"I wasn't sure what happened," Bumgarner said. "I didn't see it. But I was starting to get a little nervous. He can run a little bit and that's a big outfield, so I was just wanting someone to get it and get it in."

Still, the Royals were 90 feet from tying the game. Closer Santiago Casilla was warming up? Take out Bumgarner? No way.

He threw high fastballs to Salvador Perez, six in a row, all out of the strike zone. He struck out Eric Hosmer on a high fastball to start the inning, then got Billy Butler to foul out on a high fastball. He talked about this after the game: "You know what, we know they're an aggressive team and that situation certainly helped push their aggressiveness. I knew Perez was going to want to do something big. ... It's a little bit higher than high, I guess, and fortunately I was able to get some past him."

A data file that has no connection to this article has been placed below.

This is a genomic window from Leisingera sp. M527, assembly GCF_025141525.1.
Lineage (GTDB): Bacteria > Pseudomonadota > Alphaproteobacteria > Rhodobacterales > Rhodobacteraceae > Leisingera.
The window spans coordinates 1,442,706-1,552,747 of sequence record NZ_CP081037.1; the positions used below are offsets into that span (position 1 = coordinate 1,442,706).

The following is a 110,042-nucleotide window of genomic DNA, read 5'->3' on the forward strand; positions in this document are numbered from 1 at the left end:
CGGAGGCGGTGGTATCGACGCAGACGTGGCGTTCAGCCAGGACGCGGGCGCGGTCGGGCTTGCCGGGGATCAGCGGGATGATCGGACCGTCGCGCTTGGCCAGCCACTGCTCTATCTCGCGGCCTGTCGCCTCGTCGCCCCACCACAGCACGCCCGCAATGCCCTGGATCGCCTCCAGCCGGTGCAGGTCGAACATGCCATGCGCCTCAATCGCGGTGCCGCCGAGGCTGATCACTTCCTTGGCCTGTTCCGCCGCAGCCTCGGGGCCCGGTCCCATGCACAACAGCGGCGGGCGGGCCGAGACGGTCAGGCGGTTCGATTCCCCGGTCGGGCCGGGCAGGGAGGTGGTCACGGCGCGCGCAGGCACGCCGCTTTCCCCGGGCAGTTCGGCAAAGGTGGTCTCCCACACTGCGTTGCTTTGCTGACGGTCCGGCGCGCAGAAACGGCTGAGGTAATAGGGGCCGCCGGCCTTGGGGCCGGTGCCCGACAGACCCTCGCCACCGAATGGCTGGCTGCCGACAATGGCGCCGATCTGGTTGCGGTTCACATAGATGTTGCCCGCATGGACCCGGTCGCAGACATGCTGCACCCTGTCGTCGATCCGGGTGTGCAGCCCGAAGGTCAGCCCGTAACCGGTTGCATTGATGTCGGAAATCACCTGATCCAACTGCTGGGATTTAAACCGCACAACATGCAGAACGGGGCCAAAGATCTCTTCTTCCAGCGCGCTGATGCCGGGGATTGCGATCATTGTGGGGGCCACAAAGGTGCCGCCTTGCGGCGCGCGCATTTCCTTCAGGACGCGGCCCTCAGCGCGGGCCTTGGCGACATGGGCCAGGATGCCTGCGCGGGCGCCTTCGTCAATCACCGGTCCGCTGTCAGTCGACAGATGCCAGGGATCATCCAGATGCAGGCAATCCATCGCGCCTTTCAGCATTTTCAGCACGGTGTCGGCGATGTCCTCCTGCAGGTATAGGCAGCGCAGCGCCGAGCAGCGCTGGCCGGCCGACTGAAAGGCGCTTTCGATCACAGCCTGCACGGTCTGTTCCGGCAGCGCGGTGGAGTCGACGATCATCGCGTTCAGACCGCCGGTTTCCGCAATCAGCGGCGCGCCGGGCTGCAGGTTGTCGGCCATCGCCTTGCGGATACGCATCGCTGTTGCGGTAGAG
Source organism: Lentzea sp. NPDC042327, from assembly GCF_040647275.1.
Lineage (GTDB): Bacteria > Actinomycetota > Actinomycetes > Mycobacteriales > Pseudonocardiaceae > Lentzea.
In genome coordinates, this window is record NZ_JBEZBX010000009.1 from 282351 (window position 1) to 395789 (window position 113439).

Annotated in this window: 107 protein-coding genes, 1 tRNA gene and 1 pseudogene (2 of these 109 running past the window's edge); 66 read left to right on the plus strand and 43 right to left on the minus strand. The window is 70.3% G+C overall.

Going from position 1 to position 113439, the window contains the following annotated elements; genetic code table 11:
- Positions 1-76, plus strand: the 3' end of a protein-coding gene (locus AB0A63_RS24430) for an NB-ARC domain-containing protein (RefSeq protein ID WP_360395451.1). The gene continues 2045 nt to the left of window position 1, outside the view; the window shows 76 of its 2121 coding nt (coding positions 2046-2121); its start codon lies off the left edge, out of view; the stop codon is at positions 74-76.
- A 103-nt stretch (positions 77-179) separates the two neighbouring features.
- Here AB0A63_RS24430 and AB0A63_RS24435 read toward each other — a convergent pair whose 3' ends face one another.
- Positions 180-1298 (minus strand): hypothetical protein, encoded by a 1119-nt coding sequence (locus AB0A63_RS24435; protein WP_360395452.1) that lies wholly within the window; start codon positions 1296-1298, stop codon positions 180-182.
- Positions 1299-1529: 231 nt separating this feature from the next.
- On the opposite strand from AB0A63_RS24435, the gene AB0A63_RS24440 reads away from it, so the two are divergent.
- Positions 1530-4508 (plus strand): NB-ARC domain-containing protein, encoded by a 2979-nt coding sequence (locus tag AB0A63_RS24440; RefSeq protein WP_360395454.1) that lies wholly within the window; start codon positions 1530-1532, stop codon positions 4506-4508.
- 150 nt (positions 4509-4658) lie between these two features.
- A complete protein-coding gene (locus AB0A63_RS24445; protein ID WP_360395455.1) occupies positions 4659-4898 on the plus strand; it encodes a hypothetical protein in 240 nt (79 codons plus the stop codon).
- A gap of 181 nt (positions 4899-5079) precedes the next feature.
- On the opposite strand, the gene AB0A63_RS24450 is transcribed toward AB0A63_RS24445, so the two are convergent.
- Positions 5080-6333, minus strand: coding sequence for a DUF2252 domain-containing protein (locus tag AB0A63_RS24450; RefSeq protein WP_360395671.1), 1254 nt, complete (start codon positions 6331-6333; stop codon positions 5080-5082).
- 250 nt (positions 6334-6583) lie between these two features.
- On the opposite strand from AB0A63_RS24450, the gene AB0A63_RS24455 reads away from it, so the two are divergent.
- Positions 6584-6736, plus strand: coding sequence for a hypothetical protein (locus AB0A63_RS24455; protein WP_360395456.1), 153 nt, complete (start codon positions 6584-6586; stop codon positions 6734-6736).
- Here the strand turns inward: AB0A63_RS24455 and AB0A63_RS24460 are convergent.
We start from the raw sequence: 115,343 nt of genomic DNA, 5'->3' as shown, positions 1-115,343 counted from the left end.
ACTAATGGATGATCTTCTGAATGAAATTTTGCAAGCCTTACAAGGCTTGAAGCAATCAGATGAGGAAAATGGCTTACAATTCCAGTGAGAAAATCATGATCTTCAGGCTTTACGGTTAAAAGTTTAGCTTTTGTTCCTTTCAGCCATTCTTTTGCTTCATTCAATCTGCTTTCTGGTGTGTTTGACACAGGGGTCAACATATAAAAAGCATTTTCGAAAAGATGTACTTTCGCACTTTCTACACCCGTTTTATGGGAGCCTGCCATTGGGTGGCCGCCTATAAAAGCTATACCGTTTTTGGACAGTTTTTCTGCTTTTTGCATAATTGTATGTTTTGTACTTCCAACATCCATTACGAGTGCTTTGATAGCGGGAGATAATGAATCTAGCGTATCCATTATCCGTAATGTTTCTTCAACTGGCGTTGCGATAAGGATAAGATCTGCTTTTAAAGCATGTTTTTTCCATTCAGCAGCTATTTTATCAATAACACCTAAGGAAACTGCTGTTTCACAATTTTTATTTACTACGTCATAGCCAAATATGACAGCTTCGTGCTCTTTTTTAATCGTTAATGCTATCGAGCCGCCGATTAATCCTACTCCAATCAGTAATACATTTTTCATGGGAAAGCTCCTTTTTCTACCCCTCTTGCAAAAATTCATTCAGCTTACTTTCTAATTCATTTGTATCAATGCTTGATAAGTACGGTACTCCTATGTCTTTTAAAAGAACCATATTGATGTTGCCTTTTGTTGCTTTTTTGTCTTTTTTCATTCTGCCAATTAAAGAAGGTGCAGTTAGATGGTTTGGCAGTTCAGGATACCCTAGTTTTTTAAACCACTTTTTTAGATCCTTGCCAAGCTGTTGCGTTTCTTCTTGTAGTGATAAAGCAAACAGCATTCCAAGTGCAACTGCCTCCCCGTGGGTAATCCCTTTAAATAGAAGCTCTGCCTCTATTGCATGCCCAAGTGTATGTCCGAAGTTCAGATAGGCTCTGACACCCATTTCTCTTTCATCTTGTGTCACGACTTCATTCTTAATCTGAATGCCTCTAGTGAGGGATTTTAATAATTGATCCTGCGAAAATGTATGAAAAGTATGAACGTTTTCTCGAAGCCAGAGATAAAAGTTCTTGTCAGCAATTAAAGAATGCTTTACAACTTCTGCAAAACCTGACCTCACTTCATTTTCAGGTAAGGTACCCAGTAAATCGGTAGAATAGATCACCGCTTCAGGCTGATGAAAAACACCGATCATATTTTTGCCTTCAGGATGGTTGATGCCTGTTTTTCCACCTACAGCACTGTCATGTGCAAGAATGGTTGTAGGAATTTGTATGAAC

Perez popped up the sixth one in foul territory on the third-base side, Pablo Sandoval squeezed the ball and Bumgarner got a giant hug from catcher Buster Posey. World champs.

It was the fourth World Series to end with the tying run at third -- 1946 (Harry Brecheen gets Tom McBride to ground out) and 1962 (Willie McCovey lines out) ended in seven games while 1992 (Otis Nixon out trying to bunt) ended in six games.

2. Joe Panik makes the play of the World Series.

Play of the World Series? Sure. Heck, call it the play of the season considering the stakes.

With Jeremy Affeldt on in relief in the third, Lorenzo Cain led off with a line-drive single to right field following an impressive eight-pitch at-bat. Eric Hosmer then grounded a fastball up the middle that Panik made a fabulous diving stop on and glove flipped to second. Brandon Crawford then completed the double play with Hosmer diving into first.